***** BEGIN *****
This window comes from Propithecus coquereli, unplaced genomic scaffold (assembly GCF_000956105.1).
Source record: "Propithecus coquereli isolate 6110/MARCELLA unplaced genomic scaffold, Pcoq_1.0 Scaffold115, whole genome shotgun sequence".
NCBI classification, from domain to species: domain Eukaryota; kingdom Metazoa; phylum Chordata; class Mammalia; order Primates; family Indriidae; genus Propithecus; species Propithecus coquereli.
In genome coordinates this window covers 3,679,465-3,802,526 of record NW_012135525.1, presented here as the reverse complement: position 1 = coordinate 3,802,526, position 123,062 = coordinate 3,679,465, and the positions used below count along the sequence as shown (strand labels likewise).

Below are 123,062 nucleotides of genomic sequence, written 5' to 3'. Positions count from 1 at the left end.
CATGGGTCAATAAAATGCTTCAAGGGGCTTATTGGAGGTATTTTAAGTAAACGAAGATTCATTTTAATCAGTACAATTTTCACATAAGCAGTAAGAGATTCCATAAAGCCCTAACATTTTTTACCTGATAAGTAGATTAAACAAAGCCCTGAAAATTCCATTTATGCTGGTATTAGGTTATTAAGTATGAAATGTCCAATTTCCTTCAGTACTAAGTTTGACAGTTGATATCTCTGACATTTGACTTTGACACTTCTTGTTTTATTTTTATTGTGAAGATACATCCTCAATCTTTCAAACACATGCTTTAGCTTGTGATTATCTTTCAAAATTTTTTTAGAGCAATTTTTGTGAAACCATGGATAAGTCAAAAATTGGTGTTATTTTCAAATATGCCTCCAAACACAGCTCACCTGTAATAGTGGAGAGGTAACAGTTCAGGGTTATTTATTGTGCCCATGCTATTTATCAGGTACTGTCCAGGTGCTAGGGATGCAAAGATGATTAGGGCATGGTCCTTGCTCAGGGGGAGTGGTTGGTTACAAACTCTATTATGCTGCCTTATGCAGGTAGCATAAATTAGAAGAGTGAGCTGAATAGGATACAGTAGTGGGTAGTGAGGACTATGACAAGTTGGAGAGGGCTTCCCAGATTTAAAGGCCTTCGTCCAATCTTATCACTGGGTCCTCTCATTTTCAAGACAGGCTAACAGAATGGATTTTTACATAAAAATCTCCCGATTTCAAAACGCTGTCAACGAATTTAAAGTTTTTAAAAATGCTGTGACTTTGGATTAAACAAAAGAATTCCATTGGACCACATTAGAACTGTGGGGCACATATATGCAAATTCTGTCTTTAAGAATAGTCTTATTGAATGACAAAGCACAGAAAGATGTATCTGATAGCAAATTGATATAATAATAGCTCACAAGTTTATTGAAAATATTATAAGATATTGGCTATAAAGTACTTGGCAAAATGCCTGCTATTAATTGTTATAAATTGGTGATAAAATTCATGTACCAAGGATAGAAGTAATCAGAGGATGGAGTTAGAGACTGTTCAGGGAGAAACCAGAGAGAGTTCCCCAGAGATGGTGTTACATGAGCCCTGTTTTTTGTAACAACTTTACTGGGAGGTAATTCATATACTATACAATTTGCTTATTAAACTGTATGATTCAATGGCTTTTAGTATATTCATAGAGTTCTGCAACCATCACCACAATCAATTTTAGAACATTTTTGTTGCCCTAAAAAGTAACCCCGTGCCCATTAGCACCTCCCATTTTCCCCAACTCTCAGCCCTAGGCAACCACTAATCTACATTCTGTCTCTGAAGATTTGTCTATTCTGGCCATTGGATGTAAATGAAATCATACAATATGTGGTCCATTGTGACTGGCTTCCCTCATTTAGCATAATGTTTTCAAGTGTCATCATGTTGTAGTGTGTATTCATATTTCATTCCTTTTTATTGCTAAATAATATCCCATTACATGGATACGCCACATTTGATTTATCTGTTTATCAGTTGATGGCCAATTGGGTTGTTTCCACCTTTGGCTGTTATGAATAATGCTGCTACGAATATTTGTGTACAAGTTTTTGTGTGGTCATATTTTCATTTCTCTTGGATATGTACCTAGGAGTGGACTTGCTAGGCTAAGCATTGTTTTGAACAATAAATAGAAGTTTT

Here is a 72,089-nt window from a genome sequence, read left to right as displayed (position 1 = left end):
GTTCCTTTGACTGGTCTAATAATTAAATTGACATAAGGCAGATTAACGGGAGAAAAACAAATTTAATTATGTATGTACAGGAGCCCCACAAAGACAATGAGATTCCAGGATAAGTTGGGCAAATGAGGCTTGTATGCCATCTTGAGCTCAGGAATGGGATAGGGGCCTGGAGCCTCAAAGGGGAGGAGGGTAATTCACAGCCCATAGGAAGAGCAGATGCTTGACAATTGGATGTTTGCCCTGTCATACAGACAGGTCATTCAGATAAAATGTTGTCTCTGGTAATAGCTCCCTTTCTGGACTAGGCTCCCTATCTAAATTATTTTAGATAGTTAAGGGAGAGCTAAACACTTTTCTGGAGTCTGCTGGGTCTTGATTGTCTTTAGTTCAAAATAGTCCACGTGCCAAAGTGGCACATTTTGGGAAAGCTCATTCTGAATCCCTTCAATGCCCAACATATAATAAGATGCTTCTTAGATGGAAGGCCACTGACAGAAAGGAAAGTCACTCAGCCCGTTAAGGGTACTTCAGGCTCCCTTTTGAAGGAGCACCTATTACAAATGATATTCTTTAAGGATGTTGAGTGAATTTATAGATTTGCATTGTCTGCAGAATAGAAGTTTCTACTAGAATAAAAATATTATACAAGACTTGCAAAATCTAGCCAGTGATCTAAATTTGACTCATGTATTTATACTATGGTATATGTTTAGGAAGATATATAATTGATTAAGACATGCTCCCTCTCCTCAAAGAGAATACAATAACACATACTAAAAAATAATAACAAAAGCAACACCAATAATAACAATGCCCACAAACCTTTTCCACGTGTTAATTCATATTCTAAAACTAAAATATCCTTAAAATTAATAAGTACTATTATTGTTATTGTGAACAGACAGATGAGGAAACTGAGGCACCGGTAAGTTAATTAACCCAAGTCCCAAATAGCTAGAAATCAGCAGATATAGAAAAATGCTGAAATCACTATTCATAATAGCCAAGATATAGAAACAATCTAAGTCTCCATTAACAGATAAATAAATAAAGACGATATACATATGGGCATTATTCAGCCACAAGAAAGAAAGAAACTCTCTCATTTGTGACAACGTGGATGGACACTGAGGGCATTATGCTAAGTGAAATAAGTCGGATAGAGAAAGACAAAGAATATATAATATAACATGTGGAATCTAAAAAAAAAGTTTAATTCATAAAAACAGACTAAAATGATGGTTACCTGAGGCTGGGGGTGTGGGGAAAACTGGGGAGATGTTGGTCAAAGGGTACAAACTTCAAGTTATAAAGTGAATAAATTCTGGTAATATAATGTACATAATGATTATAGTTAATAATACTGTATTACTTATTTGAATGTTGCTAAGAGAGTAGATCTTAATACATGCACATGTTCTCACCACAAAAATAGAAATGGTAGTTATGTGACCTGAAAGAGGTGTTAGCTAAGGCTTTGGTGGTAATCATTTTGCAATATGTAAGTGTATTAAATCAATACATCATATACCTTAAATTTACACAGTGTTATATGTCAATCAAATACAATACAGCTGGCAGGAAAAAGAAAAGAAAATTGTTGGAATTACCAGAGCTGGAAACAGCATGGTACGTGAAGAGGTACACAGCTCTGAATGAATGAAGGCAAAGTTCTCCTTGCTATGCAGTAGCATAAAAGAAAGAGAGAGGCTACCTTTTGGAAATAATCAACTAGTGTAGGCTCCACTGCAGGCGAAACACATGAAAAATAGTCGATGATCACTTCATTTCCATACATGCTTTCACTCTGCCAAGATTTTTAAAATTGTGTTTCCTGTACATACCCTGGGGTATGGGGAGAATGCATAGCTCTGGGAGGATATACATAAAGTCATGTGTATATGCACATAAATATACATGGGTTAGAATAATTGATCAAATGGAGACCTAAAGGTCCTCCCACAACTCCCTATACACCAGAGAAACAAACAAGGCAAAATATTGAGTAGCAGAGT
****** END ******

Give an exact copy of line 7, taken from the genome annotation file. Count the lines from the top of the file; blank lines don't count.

Here is a 72,089-nt window from a genome sequence, read left to right as displayed (position 1 = left end):